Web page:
Despite receiving only just over 130,744 votes to appear in the All-Star Game this year, Luol Deng of the Chicago Bulls was selected by the coaches for the second straight time. Both his selection and his low vote total are good indications of why he is the most under-appreciated iron man and glue guy in the NBA.
Deng is the type of player coaches love to have.
His raw stats don't excite the average fan: He's only 34th in scoring with 16.8 points per game on a mere .425 shooting. While he averages 2.8 three-point attempts per game, he only shoots .308 from deep.
He's a solid rebounder, hauling in 6.8 per game. He's also a decent passer, averaging 3.0 assists per game. While those numbers are respectable, seven other players have better numbers than him across the board, and two of them didn't make it into the All-Star Game.
His numbers alone don't qualify him.
So, what qualities about Deng have captured the appreciation of the coaches and earned him a spot into the game not once but twice?
Coaches like to use the term "glue guy." A glue guy does all those little things—like set screens, take charges and run through a zillion screens to wear out a defender. He knows where and how to position himself to spread the court, even when he isn't the focus of the play.
Here's a perfect example of something a glue guy does. With his team down by five in this game against the Indiana Pacers, Deng rallies his team and the crowd, inspiring a comeback.
A glue guy is always in the right spot defensively. He takes the toughest defensive assignments without complaint. He does everything the coach asks of him.
He plays smart.
He plays hard.
He plays often.
Deng has earned the nickname "Glue-All" for a reason: He does all these at an all-star level.
Bear this in mind, which should be obvious but will still stun some fans: The average coach has a greater grasp of the game than the average fan. It's really true. There's a good chance that the worst coach in the NBA has a better grasp of the game than 99 percent of the fans in the world.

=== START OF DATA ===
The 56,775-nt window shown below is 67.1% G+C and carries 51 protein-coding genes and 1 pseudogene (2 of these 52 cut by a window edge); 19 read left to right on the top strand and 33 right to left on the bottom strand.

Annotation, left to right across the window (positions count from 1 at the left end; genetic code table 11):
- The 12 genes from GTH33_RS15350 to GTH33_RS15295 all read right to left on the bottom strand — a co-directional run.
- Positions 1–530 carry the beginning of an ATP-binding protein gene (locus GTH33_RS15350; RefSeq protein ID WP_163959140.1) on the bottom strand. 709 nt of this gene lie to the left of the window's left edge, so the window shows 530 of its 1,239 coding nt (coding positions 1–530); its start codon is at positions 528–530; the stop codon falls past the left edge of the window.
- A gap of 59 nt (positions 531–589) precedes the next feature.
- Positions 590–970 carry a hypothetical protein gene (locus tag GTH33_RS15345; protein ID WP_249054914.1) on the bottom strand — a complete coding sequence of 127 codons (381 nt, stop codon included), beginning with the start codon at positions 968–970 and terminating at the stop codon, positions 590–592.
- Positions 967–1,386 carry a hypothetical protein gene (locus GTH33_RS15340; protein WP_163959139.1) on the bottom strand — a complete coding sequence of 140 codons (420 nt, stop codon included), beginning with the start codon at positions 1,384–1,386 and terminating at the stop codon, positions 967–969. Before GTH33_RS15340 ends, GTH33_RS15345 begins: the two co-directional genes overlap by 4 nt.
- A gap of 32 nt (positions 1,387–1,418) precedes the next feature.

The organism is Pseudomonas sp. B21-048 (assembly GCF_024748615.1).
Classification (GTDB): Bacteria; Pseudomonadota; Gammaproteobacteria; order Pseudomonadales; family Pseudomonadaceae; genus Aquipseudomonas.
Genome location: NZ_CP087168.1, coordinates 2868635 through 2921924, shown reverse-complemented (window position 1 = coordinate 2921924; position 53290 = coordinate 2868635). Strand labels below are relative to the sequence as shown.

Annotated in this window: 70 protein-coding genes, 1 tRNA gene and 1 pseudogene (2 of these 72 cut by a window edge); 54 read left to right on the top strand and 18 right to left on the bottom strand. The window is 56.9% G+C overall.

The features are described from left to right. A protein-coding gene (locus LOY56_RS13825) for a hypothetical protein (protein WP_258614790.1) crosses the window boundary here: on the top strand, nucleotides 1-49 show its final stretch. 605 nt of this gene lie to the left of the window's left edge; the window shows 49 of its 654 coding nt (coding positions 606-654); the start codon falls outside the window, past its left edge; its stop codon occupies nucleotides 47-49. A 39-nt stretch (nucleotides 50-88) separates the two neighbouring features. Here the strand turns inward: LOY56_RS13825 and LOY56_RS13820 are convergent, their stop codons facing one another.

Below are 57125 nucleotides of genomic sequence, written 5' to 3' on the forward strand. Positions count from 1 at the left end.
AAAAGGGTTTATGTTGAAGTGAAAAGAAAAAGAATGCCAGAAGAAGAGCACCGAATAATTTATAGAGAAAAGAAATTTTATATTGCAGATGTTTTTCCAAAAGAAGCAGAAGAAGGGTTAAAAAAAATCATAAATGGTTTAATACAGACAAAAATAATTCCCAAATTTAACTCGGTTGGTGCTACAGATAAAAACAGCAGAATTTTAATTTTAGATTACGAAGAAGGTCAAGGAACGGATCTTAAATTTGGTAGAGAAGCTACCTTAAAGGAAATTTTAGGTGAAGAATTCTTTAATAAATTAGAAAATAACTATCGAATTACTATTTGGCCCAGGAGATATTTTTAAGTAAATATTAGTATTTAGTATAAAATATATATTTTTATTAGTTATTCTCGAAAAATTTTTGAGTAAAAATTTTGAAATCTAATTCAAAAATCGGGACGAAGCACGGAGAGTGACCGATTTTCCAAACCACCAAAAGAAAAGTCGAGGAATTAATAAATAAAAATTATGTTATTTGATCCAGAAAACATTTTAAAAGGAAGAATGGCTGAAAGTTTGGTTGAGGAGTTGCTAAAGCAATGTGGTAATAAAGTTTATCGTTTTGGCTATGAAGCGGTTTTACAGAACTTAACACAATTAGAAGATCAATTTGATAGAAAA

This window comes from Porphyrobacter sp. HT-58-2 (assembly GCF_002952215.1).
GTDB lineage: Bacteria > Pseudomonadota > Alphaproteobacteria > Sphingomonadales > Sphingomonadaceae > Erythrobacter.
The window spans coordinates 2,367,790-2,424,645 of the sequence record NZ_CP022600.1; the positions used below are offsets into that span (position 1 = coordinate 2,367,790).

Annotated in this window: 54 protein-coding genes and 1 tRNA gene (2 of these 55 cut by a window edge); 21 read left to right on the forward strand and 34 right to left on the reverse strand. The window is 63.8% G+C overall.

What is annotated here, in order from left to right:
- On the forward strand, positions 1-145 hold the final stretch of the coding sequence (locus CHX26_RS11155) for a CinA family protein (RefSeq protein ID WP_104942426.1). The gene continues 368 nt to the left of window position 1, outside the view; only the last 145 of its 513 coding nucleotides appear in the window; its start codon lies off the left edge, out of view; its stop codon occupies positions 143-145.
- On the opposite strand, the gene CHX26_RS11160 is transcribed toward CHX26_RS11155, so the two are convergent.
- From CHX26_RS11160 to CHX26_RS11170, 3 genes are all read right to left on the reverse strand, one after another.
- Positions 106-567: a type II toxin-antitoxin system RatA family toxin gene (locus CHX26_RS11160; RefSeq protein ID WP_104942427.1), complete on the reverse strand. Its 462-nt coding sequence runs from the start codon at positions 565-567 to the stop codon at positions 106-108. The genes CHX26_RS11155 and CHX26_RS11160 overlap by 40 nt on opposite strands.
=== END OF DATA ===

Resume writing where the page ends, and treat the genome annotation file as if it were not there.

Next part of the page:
When a coach looks at the game and the players he selects, he is looking at different things than the average fan. When a coach sees Deng, he sees a player he would love to have on his team.
Simply put, Deng is the best glue guy in the NBA who is not a superstar.
Deng, along with Joakim Noah, anchors the Bulls defense, which over the last three seasons has consistently been one of the best in the NBA.
According to Synergy, he has been the primary defender on 535 plays in the 47 games he's played this season. That's an average of 11.4 plays per game where he is the primary defender.
Compare that with LeBron James, who has been the primary defender on 9.3 plays per game. Tony Allen, another All-Defense perimeter defender, has averaged 7.0 plays per game as the primary defender.
While all three players routinely draw the hardest defensive assignments, Deng goes to work the most on the defensive end. Yet he does so with routine success, holding his opponents to a player efficiency rating of 11.9, according to 82.games.com.
In fact, of the previously mentioned seven players whose offensive numbers are better than Deng's, only one of them—Paul George—has more defensive plays and a lower opponent's PER than Deng.
Not coincidentally, George was also selected by the coaches to be an All-Star.
Watch here as Deng uses his high basketball IQ and defensive alertness to score four quick points for the Bulls.
Beyond his offense and defense, there is more to Deng. There are the leadership and reliability that come with his character. His leadership is more than something he does—it goes to the heart of who he is.
He's a worker bee.
Nothing exemplifies this more than the sheer volume of minutes he's played over the last two seasons. His 39.5 minutes per game is the most in the NBA this year, following up last year's league-leading 39.4. On top of that, he led basketball players in the most recent Olympics at 34.7 minutes per game. And he's played all these minutes without getting surgery for a torn ligament in his wrist.
He's also clutch—over the last three seasons, he's made four game-winning shots on seven attempts. Perhaps none was bigger than this shot, which beat the Miami Heat.
Finally, consider the man, not the athlete. Deng's off-court activities exemplify everything you could want from a man and a human being.
His character is displayed by his support for the game in both his native South Sudan and in his adopted home of the United Kingdom. When Deng embraces his role as an ambassador of the game, it shows that he sees the game as bigger than himself—unlike many of today's prima donna athletes, who seem to think themselves bigger than the sport.
In Deng, coaches see a player who does whatever he's asked to do, can be relied on both ends of the court, is appreciative of the chance to play and exercises leadership.
Deng is an All-Star based on the strength of his character, not on the strength of his numbers. He is an iron man inside and out. While the typical fan may never understand why he is an All-Star, the typical coach will always love him because he's the kind of player every team needs to succeed.
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